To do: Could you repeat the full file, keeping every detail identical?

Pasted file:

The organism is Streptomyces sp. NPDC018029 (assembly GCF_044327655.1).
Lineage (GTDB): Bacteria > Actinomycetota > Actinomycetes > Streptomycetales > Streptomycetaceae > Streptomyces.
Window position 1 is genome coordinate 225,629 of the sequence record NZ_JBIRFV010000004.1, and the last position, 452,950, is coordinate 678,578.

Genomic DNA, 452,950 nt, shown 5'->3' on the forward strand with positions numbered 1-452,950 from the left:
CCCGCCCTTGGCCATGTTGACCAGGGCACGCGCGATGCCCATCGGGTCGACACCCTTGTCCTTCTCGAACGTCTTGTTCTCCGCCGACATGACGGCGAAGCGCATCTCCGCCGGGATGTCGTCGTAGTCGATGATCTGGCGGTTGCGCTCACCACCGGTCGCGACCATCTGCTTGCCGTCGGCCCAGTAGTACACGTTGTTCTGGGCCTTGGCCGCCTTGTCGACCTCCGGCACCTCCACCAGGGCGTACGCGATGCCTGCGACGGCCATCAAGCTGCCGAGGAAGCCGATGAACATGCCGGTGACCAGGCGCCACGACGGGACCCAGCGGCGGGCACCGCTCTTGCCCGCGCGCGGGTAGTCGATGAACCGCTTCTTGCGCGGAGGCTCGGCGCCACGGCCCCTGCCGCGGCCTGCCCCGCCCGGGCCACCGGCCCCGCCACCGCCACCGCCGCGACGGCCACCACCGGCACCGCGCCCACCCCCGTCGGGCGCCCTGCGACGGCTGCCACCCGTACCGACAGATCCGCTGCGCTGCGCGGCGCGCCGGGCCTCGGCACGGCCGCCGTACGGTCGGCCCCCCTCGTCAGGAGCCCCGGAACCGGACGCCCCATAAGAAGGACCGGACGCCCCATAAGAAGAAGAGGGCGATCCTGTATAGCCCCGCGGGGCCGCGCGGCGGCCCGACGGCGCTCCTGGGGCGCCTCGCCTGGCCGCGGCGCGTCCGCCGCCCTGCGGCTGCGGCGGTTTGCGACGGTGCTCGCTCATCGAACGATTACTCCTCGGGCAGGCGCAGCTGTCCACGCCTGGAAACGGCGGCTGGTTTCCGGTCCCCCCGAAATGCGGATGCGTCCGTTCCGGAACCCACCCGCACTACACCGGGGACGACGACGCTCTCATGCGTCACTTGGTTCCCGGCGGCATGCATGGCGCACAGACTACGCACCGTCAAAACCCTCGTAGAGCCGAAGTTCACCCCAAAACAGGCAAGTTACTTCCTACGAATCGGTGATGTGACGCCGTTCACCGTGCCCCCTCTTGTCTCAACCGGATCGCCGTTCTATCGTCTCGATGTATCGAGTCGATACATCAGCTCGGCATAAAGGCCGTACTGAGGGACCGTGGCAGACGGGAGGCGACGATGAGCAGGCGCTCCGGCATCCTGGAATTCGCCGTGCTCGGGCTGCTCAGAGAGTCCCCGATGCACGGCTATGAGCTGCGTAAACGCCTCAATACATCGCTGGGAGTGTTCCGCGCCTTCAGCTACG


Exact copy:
The organism is Streptomyces sp. NPDC018029 (assembly GCF_044327655.1).
Lineage (GTDB): Bacteria > Actinomycetota > Actinomycetes > Streptomycetales > Streptomycetaceae > Streptomyces.
Window position 1 is genome coordinate 225,629 of the sequence record NZ_JBIRFV010000004.1, and the last position, 452,950, is coordinate 678,578.

Genomic DNA, 452,950 nt, shown 5'->3' on the forward strand with positions numbered 1-452,950 from the left:
CCCGCCCTTGGCCATGTTGACCAGGGCACGCGCGATGCCCATCGGGTCGACACCCTTGTCCTTCTCGAACGTCTTGTTCTCCGCCGACATGACGGCGAAGCGCATCTCCGCCGGGATGTCGTCGTAGTCGATGATCTGGCGGTTGCGCTCACCACCGGTCGCGACCATCTGCTTGCCGTCGGCCCAGTAGTACACGTTGTTCTGGGCCTTGGCCGCCTTGTCGACCTCCGGCACCTCCACCAGGGCGTACGCGATGCCTGCGACGGCCATCAAGCTGCCGAGGAAGCCGATGAACATGCCGGTGACCAGGCGCCACGACGGGACCCAGCGGCGGGCACCGCTCTTGCCCGCGCGCGGGTAGTCGATGAACCGCTTCTTGCGCGGAGGCTCGGCGCCACGGCCCCTGCCGCGGCCTGCCCCGCCCGGGCCACCGGCCCCGCCACCGCCACCGCCGCGACGGCCACCACCGGCACCGCGCCCACCCCCGTCGGGCGCCCTGCGACGGCTGCCACCCGTACCGACAGATCCGCTGCGCTGCGCGGCGCGCCGGGCCTCGGCACGGCCGCCGTACGGTCGGCCCCCCTCGTCAGGAGCCCCGGAACCGGACGCCCCATAAGAAGGACCGGACGCCCCATAAGAAGAAGAGGGCGATCCTGTATAGCCCCGCGGGGCCGCGCGGCGGCCCGACGGCGCTCCTGGGGCGCCTCGCCTGGCCGCGGCGCGTCCGCCGCCCTGCGGCTGCGGCGGTTTGCGACGGTGCTCGCTCATCGAACGATTACTCCTCGGGCAGGCGCAGCTGTCCACGCCTGGAAACGGCGGCTGGTTTCCGGTCCCCCCGAAATGCGGATGCGTCCGTTCCGGAACCCACCCGCACTACACCGGGGACGACGACGCTCTCATGCGTCACTTGGTTCCCGGCGGCATGCATGGCGCACAGACTACGCACCGTCAAAACCCTCGTAGAGCCGAAGTTCACCCCAAAACAGGCAAGTTACTTCCTACGAATCGGTGATGTGACGCCGTTCACCGTGCCCCCTCTTGTCTCAACCGGATCGCCGTTCTATCGTCTCGATGTATCGAGTCGATACATCAGCTCGGCATAAAGGCCGTACTGAGGGACCGTGGCAGACGGGAGGCGACGATGAGCAGGCGCTCCGGCATCCTGGAATTCGCCGTGCTCGGGCTGCTCAGAGAGTCCCCGATGCACGGCTATGAGCTGCGTAAACGCCTCAATACATCGCTGGGAGTGTTCCGCGCCTTCAGCTACG